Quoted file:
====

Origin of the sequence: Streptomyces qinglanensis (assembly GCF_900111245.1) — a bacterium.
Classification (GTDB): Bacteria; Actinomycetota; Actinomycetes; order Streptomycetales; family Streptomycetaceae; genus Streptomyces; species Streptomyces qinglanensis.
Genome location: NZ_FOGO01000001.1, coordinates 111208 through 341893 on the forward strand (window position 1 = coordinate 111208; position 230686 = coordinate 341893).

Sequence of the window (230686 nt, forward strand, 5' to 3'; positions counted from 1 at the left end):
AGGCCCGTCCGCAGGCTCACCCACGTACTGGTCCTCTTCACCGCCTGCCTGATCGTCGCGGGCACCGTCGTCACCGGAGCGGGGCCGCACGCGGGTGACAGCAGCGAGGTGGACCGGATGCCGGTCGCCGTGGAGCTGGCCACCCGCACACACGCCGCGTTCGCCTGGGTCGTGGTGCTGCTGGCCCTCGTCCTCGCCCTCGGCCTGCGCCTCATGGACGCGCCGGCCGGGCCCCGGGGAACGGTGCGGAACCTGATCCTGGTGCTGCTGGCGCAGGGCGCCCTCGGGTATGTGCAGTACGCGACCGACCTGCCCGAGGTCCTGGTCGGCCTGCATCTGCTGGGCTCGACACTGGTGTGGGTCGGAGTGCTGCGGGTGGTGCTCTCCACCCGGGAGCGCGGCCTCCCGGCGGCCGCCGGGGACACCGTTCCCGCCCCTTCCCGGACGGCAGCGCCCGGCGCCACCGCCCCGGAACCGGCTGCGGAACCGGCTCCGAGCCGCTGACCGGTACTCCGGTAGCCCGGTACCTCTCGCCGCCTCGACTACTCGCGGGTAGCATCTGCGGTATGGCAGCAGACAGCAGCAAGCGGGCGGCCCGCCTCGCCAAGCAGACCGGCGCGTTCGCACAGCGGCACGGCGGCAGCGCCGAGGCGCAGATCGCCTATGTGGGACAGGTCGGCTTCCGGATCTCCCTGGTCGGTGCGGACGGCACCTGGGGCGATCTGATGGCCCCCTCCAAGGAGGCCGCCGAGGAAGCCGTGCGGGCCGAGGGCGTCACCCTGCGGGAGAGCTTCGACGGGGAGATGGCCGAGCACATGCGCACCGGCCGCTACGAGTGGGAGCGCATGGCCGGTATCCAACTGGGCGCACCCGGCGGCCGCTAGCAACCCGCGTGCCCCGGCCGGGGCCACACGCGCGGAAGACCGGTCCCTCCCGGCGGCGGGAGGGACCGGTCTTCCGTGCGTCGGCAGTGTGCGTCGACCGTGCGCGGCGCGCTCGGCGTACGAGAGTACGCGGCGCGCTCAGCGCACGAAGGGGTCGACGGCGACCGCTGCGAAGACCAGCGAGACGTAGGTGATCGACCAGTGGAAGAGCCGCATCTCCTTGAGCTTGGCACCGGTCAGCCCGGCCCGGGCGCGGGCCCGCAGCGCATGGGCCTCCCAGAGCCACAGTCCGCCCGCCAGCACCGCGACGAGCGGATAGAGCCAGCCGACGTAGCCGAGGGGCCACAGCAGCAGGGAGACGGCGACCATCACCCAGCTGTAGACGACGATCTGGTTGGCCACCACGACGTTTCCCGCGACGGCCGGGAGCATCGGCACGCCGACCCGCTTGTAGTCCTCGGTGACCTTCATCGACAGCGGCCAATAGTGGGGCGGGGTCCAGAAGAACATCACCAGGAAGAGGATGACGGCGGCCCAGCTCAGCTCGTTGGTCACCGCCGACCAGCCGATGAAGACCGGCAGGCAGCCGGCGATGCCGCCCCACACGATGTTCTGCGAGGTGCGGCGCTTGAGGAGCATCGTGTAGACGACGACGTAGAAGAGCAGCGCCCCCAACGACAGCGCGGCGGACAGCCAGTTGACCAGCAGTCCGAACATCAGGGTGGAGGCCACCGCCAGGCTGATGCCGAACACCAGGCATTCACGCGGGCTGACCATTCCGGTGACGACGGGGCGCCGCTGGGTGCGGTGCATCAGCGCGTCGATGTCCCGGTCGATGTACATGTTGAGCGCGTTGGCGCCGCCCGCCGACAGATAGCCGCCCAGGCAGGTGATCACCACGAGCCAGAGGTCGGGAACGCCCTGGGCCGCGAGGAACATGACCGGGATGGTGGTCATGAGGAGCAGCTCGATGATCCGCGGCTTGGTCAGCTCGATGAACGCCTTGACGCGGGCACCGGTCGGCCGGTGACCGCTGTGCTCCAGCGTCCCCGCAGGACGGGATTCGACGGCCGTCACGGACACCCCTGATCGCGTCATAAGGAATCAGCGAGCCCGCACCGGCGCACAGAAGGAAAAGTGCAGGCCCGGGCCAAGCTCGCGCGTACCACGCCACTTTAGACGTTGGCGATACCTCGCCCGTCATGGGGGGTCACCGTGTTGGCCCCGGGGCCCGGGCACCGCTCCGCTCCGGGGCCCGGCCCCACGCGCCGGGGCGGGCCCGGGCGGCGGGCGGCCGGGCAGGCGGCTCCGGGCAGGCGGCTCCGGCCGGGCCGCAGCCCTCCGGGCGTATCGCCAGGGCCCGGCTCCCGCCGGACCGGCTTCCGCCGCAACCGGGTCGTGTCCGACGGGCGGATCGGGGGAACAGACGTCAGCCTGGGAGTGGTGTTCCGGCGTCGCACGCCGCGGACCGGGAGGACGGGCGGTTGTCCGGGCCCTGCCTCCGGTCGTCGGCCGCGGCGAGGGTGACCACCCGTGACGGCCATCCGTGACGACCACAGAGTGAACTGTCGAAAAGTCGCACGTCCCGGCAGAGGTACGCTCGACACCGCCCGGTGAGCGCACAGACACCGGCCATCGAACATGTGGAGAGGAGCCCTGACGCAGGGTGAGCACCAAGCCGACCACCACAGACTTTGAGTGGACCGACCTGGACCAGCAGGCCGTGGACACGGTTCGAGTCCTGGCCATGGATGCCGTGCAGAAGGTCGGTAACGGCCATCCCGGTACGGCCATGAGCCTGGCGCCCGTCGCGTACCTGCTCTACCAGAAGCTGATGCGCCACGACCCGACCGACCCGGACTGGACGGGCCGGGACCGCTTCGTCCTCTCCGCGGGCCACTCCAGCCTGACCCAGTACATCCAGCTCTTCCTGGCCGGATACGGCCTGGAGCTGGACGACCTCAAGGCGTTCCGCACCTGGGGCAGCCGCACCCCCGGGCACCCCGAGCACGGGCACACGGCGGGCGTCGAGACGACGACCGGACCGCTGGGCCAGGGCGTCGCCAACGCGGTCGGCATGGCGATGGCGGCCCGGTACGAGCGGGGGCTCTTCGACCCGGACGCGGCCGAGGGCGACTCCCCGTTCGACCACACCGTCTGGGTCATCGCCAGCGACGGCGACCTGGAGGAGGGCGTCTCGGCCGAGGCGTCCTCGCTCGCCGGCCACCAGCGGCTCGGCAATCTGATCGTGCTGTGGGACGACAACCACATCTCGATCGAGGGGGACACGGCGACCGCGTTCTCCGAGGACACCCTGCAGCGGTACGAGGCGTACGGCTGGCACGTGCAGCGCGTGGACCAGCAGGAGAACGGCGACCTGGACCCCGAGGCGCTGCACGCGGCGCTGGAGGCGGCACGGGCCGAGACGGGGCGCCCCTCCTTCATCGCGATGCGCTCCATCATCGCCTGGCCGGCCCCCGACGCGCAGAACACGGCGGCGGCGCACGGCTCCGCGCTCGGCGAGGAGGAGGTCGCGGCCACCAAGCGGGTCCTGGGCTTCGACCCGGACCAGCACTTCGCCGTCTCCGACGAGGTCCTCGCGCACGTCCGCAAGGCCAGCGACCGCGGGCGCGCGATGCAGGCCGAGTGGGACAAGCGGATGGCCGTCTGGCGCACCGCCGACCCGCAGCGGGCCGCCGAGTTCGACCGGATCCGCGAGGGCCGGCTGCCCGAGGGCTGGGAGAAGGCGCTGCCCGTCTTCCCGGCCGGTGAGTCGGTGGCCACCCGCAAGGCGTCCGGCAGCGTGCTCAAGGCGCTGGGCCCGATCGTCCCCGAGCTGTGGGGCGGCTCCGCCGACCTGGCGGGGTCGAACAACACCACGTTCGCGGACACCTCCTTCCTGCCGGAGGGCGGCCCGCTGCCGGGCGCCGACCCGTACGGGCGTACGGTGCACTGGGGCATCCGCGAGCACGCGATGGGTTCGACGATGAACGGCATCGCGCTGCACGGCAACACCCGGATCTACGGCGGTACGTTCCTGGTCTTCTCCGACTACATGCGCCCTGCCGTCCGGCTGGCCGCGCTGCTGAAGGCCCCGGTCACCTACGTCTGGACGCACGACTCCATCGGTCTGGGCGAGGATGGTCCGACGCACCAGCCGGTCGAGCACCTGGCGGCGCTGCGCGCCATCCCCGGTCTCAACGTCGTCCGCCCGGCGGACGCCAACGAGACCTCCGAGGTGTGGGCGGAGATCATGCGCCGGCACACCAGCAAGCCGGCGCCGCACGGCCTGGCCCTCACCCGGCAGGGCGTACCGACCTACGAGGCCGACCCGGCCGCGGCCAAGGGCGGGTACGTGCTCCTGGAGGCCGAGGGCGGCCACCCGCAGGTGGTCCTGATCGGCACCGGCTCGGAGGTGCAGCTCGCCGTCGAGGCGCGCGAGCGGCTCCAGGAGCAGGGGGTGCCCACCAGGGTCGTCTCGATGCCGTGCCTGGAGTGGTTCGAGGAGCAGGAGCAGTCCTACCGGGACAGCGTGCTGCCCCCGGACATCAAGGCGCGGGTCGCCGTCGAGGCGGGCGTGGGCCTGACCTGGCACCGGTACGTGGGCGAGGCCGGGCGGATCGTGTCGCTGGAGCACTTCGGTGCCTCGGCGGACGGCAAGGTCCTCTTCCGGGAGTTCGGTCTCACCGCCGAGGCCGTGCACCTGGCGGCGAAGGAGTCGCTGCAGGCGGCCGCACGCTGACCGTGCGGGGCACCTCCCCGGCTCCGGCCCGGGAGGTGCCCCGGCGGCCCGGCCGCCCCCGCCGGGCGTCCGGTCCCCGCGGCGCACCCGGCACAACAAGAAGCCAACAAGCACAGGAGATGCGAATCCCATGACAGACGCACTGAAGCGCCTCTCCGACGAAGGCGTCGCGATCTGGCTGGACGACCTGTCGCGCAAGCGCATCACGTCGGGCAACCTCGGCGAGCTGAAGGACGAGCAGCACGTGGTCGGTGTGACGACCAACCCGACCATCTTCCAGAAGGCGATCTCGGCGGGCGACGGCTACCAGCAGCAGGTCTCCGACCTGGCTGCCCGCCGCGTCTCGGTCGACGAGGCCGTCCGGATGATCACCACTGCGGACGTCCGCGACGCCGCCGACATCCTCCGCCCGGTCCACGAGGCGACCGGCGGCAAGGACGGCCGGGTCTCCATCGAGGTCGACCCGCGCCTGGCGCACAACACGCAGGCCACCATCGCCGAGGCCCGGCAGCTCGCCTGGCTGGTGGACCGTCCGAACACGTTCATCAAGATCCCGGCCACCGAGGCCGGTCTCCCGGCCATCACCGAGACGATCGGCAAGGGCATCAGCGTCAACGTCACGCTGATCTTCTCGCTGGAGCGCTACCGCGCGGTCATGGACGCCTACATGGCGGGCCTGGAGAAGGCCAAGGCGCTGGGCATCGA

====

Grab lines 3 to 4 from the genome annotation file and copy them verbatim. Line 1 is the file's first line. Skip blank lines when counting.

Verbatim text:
Genome location: NZ_FOGO01000001.1, coordinates 111208 through 341893 on the forward strand (window position 1 = coordinate 111208; position 230686 = coordinate 341893).

Sequence of the window (230686 nt, forward strand, 5' to 3'; positions counted from 1 at the left end):